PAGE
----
Recent research suggests that genetic, environmental, and personal factors can make people take on risky—even potentially fatal—challenges.

What Makes Risk Takers Tempt Fate?

Moments before hurling herself off a thousand-foot cliff, professional climber, wingsuiter and BASE jumper Steph Davis feels a surge of fear and excitement. Her heart rate spikes and her insides rumble. As she pushes away from edge, those electric feelings give way to an intense rush, then deep focus. She must position her body just so for her wingsuit to fill with air. Then, she must deploy her parachute at precisely the right moment and nail her landing, often within the span of 60 seconds.

She’s jumped off thousands of cliffs and understands the risks inherent to her sport. In 2013, her husband Mario Richard died while they were wingsuiting together in the Dolomites. Two years later, her ex-husband Dean Potter died in a wingsuiting accident in Yosemite Valley, California. Just this week, fellow wingsuiter and BASE jumper Cameron Minni died when he tried to jump from Ha Ling Peak outside of Canmore, Alberta. According to a study by the University of Colorado School of Medicine, 76 percent of fliers have experienced a close call.

Despite the danger, Davis tries to BASE jump or wingsuit almost every day of the year.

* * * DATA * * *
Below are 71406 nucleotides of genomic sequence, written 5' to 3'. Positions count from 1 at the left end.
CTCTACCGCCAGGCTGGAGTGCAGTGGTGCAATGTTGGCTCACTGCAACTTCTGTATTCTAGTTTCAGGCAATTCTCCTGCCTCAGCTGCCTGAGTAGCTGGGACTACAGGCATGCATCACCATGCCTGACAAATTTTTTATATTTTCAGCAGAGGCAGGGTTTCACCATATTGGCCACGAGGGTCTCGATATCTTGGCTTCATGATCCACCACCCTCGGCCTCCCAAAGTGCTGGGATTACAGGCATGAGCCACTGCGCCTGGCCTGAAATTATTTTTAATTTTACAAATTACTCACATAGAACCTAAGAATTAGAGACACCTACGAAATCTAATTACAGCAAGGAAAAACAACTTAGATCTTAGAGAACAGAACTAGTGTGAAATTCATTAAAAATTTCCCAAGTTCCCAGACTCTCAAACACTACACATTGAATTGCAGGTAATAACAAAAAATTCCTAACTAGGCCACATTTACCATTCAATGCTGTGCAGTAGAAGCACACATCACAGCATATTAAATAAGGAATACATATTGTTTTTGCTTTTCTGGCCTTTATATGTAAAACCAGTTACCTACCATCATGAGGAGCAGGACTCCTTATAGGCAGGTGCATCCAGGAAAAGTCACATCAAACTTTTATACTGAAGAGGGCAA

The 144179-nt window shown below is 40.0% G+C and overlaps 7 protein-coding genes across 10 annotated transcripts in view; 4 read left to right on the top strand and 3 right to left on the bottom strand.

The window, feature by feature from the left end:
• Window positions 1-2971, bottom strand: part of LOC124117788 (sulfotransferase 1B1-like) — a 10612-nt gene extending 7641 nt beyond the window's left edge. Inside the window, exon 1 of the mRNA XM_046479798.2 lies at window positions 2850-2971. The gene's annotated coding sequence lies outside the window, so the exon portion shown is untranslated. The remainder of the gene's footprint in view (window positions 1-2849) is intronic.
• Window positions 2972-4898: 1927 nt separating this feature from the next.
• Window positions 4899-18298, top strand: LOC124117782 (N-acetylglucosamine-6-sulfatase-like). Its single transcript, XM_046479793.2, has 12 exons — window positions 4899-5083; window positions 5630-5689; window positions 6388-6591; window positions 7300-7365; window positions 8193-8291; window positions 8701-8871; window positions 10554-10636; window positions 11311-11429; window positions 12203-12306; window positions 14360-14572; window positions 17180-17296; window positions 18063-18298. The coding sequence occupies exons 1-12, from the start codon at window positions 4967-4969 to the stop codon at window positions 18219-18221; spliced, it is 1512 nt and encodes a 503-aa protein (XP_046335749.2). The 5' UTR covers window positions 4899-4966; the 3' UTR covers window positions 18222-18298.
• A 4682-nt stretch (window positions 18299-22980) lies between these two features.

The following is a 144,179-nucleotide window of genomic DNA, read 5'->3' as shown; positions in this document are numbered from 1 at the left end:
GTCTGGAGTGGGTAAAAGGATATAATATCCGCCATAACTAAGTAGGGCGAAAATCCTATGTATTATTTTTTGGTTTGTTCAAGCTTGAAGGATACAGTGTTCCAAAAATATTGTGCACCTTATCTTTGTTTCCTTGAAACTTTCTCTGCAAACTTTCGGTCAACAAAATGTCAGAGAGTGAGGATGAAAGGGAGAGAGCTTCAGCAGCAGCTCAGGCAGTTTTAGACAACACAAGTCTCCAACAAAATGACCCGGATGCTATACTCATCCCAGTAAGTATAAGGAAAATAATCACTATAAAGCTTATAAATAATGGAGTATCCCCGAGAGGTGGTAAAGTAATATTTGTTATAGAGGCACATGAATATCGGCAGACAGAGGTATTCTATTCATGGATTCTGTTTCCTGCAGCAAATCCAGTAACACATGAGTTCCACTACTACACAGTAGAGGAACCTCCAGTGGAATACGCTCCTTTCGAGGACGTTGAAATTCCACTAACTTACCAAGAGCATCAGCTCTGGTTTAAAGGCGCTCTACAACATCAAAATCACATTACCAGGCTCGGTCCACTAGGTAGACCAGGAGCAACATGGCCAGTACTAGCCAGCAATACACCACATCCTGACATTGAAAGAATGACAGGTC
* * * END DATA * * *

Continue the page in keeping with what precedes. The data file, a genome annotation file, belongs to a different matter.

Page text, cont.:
In the face of such devastating consequences, why are some people drawn to risky endeavors—to surfing waves 10 stories high, launching off cliffs on skis, or sailing through the air in a wingsuit? The answer may lie in a complex mix of genetic, psychological, and environmental factors.
Born With a Taste for Adventure

Even before we’re born, our appetite for risk may be mapped out in our DNA. “Certain individuals may be driven to take risks in order to reap the rewards, the rush—and this may be in part due to their genetic make up,” says Cynthia Thomson, PhD, the researcher behind a 2014 study from the University of British Columbia that suggests that risk-taking behavior is, at least in part, genetic. Thomson’s study was the first to look at the genetic factors that might make someone predisposed to participating in extreme sports, which are typically defined as activities where death or severe injury is a very real possibility. Think sky-diving, skiing potentially fatal slopes, or rock climbing without a rope.

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